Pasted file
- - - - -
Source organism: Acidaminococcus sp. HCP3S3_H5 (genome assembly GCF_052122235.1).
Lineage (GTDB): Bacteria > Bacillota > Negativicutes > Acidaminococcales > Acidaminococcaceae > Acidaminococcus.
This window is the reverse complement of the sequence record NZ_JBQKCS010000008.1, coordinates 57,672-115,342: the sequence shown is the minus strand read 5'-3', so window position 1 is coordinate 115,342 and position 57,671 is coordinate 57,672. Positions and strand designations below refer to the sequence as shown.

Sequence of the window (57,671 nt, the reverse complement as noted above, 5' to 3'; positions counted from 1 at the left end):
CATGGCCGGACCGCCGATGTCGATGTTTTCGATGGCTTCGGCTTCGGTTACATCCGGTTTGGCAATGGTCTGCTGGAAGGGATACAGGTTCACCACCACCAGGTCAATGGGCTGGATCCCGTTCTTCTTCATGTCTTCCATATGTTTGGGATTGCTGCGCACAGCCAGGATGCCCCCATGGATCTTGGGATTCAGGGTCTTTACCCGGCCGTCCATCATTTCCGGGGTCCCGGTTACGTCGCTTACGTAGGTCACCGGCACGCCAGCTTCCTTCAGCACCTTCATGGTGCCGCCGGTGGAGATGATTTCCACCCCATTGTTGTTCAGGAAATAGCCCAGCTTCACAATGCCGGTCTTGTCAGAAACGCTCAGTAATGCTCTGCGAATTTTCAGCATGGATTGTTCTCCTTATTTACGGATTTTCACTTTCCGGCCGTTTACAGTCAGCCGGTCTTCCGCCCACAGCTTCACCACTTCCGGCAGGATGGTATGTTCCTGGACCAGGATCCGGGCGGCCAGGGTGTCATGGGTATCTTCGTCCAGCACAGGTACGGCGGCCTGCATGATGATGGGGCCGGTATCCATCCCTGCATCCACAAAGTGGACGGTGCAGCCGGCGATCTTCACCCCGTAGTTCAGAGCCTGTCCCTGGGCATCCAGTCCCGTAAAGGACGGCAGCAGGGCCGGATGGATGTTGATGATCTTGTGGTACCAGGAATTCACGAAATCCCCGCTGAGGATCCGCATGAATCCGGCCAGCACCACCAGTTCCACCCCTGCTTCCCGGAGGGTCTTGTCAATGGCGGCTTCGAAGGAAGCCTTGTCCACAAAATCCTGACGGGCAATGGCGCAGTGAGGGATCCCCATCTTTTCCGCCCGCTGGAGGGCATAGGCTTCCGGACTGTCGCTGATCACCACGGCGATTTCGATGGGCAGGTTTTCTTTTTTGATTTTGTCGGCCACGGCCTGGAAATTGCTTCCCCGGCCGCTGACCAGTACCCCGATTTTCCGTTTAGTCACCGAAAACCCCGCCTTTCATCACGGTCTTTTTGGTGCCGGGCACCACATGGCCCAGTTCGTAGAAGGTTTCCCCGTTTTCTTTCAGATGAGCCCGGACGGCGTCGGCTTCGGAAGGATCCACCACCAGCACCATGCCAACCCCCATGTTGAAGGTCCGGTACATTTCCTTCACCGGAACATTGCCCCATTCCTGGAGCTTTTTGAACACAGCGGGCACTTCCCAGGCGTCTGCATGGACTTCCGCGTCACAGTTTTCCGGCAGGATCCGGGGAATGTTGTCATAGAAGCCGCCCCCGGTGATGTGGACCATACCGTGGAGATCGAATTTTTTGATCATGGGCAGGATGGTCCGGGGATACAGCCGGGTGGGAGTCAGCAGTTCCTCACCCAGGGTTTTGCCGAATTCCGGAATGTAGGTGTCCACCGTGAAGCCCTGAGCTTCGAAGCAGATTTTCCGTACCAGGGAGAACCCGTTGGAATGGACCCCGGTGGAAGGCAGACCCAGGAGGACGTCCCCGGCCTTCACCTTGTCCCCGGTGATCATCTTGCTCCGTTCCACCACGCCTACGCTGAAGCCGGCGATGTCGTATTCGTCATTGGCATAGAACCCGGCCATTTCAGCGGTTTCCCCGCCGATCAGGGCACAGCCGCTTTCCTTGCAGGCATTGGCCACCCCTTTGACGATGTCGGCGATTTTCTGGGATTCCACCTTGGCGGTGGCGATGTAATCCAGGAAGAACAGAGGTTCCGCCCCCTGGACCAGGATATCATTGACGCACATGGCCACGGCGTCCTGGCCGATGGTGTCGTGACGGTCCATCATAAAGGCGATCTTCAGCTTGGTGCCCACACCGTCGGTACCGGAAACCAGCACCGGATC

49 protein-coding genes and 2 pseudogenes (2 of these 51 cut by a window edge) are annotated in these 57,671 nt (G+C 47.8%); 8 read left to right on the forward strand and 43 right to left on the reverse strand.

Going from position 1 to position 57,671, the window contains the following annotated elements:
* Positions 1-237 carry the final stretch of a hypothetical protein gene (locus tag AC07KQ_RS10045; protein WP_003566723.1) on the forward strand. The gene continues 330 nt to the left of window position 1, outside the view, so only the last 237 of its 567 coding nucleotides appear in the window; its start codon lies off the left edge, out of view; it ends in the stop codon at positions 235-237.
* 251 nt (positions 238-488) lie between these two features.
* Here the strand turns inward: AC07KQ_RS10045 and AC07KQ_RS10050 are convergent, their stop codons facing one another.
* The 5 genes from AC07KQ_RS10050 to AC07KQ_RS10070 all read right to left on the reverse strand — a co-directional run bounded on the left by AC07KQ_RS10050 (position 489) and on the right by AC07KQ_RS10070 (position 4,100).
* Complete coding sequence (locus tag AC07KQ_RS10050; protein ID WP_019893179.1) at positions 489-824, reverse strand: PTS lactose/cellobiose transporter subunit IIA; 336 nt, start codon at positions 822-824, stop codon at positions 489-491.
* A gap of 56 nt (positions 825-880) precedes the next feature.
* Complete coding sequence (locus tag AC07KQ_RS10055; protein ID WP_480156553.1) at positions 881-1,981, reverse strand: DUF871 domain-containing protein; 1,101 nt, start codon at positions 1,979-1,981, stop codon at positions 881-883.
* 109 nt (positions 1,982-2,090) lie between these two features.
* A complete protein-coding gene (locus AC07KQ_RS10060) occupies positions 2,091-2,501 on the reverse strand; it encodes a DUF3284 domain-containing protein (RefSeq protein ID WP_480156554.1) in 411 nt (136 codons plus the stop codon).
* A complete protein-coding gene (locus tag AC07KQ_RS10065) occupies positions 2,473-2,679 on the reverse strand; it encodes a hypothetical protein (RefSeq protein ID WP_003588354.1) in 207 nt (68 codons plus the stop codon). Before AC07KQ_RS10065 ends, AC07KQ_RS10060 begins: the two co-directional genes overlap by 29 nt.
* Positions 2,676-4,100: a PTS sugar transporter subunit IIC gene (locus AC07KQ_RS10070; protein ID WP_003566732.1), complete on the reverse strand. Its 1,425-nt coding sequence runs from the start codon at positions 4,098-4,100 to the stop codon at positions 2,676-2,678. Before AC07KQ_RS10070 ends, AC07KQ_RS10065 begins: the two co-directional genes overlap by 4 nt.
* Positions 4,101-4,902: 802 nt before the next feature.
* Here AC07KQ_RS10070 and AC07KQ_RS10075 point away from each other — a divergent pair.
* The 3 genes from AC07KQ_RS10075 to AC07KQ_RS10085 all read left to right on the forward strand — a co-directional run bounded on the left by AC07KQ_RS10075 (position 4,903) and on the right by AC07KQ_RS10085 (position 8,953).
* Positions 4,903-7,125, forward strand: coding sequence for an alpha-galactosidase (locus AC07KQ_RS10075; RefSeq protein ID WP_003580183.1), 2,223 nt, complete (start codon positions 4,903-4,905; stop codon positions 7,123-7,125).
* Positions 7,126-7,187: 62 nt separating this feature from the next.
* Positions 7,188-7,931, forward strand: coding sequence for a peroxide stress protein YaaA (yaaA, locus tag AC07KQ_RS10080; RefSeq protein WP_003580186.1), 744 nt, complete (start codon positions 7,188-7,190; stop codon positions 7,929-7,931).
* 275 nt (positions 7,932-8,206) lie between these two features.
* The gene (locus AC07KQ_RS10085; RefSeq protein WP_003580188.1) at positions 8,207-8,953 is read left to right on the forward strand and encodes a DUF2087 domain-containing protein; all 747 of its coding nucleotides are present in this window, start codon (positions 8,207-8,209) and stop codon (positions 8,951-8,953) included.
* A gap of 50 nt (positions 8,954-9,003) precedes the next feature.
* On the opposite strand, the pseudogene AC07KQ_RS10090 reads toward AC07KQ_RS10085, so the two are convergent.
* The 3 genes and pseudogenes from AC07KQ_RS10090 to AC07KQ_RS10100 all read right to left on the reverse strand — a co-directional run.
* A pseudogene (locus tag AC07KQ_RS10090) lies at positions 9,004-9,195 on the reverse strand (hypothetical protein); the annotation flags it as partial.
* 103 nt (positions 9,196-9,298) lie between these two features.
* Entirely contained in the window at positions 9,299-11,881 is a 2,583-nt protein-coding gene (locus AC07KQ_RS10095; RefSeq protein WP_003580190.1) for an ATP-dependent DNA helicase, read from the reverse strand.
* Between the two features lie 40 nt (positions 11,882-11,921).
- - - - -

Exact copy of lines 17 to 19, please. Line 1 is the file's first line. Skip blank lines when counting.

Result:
* A complete protein-coding gene (locus tag AC07KQ_RS10065) occupies positions 2,473-2,679 on the reverse strand; it encodes a hypothetical protein (RefSeq protein ID WP_003588354.1) in 207 nt (68 codons plus the stop codon). Before AC07KQ_RS10065 ends, AC07KQ_RS10060 begins: the two co-directional genes overlap by 29 nt.
* Positions 2,676-4,100: a PTS sugar transporter subunit IIC gene (locus AC07KQ_RS10070; protein ID WP_003566732.1), complete on the reverse strand. Its 1,425-nt coding sequence runs from the start codon at positions 4,098-4,100 to the stop codon at positions 2,676-2,678. Before AC07KQ_RS10070 ends, AC07KQ_RS10065 begins: the two co-directional genes overlap by 4 nt.
* Positions 4,101-4,902: 802 nt before the next feature.